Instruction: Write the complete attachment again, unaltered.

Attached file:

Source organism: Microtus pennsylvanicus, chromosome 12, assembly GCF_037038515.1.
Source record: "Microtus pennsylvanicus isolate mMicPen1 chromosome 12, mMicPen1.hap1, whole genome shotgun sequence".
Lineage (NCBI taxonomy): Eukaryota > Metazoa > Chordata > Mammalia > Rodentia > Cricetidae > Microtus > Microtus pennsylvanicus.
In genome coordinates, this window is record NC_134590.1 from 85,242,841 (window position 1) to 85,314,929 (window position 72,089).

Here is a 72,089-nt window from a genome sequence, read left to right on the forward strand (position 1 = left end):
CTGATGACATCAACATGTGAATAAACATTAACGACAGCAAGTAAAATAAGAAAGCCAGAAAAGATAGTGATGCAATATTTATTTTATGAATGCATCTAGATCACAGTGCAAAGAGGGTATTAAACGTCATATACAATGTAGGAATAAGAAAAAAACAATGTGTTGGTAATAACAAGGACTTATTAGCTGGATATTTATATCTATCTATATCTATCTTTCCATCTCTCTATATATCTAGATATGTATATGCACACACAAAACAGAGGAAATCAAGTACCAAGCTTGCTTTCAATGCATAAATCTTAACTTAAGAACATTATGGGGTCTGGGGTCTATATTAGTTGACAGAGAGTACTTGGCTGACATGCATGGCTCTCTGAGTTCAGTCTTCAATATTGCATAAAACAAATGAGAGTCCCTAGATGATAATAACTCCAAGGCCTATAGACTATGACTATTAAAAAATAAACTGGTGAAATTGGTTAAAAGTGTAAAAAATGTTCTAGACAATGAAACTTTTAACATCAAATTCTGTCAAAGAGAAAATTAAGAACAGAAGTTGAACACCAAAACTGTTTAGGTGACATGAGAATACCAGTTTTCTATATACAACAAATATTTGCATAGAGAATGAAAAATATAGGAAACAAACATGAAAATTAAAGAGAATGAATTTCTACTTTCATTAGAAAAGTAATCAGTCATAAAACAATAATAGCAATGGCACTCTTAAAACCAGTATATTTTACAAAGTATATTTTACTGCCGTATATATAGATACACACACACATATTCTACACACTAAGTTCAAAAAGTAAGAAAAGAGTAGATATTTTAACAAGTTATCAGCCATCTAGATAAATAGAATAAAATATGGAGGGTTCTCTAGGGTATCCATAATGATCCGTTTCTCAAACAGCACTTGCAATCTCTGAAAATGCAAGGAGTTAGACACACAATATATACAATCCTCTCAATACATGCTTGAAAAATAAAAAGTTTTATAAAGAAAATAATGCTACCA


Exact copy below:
Source organism: Microtus pennsylvanicus, chromosome 12, assembly GCF_037038515.1.
Source record: "Microtus pennsylvanicus isolate mMicPen1 chromosome 12, mMicPen1.hap1, whole genome shotgun sequence".
Lineage (NCBI taxonomy): Eukaryota > Metazoa > Chordata > Mammalia > Rodentia > Cricetidae > Microtus > Microtus pennsylvanicus.
In genome coordinates, this window is record NC_134590.1 from 85,242,841 (window position 1) to 85,314,929 (window position 72,089).

Here is a 72,089-nt window from a genome sequence, read left to right on the forward strand (position 1 = left end):
CTGATGACATCAACATGTGAATAAACATTAACGACAGCAAGTAAAATAAGAAAGCCAGAAAAGATAGTGATGCAATATTTATTTTATGAATGCATCTAGATCACAGTGCAAAGAGGGTATTAAACGTCATATACAATGTAGGAATAAGAAAAAAACAATGTGTTGGTAATAACAAGGACTTATTAGCTGGATATTTATATCTATCTATATCTATCTTTCCATCTCTCTATATATCTAGATATGTATATGCACACACAAAACAGAGGAAATCAAGTACCAAGCTTGCTTTCAATGCATAAATCTTAACTTAAGAACATTATGGGGTCTGGGGTCTATATTAGTTGACAGAGAGTACTTGGCTGACATGCATGGCTCTCTGAGTTCAGTCTTCAATATTGCATAAAACAAATGAGAGTCCCTAGATGATAATAACTCCAAGGCCTATAGACTATGACTATTAAAAAATAAACTGGTGAAATTGGTTAAAAGTGTAAAAAATGTTCTAGACAATGAAACTTTTAACATCAAATTCTGTCAAAGAGAAAATTAAGAACAGAAGTTGAACACCAAAACTGTTTAGGTGACATGAGAATACCAGTTTTCTATATACAACAAATATTTGCATAGAGAATGAAAAATATAGGAAACAAACATGAAAATTAAAGAGAATGAATTTCTACTTTCATTAGAAAAGTAATCAGTCATAAAACAATAATAGCAATGGCACTCTTAAAACCAGTATATTTTACAAAGTATATTTTACTGCCGTATATATAGATACACACACACATATTCTACACACTAAGTTCAAAAAGTAAGAAAAGAGTAGATATTTTAACAAGTTATCAGCCATCTAGATAAATAGAATAAAATATGGAGGGTTCTCTAGGGTATCCATAATGATCCGTTTCTCAAACAGCACTTGCAATCTCTGAAAATGCAAGGAGTTAGACACACAATATATACAATCCTCTCAATACATGCTTGAAAAATAAAAAGTTTTATAAAGAAAATAATGCTACCA